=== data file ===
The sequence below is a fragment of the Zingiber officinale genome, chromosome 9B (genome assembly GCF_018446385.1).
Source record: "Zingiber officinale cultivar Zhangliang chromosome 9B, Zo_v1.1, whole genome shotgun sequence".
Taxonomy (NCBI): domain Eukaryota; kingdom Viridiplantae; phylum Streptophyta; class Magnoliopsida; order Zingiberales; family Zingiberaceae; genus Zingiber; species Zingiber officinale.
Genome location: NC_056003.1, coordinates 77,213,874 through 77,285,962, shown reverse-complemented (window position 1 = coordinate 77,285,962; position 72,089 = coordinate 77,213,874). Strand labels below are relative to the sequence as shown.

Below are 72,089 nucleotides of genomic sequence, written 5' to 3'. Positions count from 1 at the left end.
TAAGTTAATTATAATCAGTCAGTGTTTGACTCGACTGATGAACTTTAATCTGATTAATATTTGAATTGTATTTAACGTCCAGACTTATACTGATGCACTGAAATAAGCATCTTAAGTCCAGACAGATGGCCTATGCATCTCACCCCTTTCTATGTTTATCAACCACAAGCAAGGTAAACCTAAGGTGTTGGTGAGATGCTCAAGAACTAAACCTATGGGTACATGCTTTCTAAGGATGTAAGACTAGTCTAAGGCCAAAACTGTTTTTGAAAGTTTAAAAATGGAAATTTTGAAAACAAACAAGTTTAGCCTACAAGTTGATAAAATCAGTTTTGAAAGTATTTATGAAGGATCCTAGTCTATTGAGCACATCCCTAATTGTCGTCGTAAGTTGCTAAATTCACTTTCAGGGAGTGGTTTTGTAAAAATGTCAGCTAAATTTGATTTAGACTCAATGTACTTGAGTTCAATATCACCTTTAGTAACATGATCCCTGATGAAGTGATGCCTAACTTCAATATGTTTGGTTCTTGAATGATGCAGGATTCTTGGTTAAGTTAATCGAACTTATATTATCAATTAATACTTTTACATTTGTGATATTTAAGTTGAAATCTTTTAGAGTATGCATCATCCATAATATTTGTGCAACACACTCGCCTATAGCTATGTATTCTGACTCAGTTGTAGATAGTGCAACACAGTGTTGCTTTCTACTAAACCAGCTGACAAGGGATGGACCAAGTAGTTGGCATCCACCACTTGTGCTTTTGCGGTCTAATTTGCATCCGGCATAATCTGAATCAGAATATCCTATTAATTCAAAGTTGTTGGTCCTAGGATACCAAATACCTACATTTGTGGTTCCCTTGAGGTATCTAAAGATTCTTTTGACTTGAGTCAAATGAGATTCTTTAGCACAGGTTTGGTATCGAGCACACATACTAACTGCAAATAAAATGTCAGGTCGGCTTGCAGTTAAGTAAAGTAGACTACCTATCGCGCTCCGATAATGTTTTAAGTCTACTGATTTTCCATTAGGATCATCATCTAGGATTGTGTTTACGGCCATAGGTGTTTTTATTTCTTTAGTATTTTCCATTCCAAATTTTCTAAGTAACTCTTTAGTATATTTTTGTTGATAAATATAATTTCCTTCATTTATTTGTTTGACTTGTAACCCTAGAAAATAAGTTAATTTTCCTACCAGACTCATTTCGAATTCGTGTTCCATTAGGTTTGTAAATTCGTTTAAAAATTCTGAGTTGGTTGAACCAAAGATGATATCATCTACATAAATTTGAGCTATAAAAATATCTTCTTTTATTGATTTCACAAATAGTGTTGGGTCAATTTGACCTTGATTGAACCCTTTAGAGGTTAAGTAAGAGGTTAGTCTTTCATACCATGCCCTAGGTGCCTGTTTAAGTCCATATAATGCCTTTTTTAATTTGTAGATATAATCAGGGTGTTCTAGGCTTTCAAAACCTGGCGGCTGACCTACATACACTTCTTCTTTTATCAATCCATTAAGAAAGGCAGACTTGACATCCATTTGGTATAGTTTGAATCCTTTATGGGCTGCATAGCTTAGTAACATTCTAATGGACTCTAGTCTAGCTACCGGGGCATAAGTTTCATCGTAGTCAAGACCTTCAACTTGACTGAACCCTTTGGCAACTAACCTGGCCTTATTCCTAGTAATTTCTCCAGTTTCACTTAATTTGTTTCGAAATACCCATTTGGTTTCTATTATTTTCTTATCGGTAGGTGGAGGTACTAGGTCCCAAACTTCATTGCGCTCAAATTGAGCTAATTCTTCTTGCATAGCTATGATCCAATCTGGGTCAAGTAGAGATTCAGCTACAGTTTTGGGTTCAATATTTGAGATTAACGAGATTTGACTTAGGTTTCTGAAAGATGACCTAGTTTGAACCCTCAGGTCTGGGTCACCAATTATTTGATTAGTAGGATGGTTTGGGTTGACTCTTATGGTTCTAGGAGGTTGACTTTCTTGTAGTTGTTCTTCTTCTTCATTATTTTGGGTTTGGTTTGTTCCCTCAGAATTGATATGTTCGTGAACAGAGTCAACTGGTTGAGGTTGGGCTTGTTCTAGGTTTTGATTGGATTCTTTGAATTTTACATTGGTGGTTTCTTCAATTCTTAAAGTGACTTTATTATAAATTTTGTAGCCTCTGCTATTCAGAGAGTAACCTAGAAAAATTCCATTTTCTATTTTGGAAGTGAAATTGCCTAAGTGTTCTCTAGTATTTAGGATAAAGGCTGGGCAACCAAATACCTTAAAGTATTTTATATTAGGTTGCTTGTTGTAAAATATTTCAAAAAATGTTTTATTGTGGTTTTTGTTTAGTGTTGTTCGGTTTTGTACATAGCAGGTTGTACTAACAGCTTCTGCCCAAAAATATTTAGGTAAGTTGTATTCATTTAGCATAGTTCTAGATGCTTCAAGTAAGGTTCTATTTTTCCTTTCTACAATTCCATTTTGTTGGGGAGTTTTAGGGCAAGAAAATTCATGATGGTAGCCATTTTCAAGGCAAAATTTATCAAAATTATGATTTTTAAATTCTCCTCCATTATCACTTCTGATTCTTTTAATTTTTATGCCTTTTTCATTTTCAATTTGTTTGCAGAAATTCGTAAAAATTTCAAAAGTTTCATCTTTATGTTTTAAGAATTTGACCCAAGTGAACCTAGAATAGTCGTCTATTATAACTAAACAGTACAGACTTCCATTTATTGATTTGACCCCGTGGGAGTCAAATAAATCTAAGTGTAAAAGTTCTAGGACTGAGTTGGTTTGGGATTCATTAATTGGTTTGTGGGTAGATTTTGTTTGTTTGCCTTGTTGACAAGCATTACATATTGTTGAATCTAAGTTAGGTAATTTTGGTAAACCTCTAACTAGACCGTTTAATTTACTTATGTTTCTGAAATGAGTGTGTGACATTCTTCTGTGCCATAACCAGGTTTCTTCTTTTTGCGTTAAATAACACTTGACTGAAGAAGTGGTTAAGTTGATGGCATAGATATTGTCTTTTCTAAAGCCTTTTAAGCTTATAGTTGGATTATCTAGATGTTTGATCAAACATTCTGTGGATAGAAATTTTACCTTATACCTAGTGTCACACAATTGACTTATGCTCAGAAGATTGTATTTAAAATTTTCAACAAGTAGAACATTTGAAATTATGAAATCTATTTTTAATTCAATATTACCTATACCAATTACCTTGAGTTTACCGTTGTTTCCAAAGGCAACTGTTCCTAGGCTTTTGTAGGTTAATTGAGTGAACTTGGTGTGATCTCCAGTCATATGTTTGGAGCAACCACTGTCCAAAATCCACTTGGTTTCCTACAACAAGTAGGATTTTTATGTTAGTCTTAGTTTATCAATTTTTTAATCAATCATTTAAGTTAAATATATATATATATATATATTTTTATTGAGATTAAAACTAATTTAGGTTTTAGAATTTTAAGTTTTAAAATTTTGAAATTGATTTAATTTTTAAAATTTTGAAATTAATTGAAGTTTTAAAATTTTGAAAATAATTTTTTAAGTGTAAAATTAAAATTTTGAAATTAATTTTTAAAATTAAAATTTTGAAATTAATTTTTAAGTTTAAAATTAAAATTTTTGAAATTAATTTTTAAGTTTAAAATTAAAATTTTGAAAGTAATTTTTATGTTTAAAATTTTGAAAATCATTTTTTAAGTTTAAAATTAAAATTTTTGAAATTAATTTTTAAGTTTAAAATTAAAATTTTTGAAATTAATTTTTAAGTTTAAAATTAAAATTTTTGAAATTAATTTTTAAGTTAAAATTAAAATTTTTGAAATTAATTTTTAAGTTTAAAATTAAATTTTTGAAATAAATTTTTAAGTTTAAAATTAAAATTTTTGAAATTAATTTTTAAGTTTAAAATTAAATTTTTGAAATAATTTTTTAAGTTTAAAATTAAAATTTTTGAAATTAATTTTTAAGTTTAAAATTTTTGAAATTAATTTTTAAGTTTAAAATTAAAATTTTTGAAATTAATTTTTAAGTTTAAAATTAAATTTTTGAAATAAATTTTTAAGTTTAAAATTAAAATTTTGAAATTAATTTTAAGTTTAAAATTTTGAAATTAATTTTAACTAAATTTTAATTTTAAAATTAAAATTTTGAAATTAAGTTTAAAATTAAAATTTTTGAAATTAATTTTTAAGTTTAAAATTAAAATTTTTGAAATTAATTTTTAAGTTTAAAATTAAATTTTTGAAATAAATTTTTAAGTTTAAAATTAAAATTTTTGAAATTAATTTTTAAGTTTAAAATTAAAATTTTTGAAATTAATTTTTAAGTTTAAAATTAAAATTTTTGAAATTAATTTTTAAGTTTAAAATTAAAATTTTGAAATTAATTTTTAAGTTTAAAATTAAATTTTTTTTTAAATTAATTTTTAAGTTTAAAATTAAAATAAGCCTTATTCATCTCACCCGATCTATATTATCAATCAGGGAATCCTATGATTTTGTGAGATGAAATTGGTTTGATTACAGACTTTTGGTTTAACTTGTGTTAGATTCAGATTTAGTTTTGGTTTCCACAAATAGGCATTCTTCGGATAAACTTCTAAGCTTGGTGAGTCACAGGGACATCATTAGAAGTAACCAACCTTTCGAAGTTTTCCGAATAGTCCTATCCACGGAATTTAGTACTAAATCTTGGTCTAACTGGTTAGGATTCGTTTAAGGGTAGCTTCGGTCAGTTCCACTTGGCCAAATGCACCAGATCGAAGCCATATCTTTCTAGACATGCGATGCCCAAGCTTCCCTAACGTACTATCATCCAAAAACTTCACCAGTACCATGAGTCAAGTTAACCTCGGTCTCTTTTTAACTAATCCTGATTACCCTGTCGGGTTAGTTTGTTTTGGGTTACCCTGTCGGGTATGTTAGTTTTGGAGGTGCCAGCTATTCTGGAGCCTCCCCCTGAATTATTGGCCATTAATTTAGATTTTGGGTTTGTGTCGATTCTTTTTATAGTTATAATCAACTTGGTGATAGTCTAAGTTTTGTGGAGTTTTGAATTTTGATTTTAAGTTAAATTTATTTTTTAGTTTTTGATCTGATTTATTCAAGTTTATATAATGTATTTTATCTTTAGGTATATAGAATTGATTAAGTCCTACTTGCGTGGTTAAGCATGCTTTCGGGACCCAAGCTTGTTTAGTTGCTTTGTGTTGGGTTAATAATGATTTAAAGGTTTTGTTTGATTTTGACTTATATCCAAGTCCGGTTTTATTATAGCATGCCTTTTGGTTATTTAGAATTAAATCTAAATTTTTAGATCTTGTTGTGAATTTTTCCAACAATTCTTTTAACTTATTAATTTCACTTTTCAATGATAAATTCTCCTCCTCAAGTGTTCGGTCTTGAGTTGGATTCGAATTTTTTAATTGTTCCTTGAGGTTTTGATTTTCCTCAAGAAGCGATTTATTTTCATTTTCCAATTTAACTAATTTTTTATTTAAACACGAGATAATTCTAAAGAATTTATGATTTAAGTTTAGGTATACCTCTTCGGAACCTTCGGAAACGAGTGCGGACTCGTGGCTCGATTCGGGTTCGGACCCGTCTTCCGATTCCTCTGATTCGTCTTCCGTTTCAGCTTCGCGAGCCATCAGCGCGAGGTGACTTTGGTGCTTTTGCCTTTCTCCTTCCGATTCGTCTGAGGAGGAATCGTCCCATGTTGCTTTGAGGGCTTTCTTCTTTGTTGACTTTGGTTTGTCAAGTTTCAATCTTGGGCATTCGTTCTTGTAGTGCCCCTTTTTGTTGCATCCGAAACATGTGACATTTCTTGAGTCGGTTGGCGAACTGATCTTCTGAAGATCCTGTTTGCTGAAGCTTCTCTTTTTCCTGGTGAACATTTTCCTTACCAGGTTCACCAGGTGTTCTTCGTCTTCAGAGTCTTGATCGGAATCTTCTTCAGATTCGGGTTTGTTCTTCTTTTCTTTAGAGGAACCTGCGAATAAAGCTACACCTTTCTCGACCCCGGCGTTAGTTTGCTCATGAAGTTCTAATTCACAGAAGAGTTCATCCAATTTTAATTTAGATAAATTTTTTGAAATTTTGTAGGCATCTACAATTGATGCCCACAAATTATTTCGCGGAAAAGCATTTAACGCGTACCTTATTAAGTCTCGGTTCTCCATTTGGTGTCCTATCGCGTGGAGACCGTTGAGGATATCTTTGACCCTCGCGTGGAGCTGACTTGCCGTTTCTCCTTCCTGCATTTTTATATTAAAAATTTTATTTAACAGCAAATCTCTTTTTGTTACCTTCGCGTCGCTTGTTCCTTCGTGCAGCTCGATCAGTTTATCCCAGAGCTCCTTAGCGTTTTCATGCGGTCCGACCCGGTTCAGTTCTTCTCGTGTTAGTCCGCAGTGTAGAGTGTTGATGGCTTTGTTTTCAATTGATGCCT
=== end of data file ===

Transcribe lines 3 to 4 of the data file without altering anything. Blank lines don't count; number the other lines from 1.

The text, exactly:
Taxonomy (NCBI): domain Eukaryota; kingdom Viridiplantae; phylum Streptophyta; class Magnoliopsida; order Zingiberales; family Zingiberaceae; genus Zingiber; species Zingiber officinale.
Genome location: NC_056003.1, coordinates 77,213,874 through 77,285,962, shown reverse-complemented (window position 1 = coordinate 77,285,962; position 72,089 = coordinate 77,213,874). Strand labels below are relative to the sequence as shown.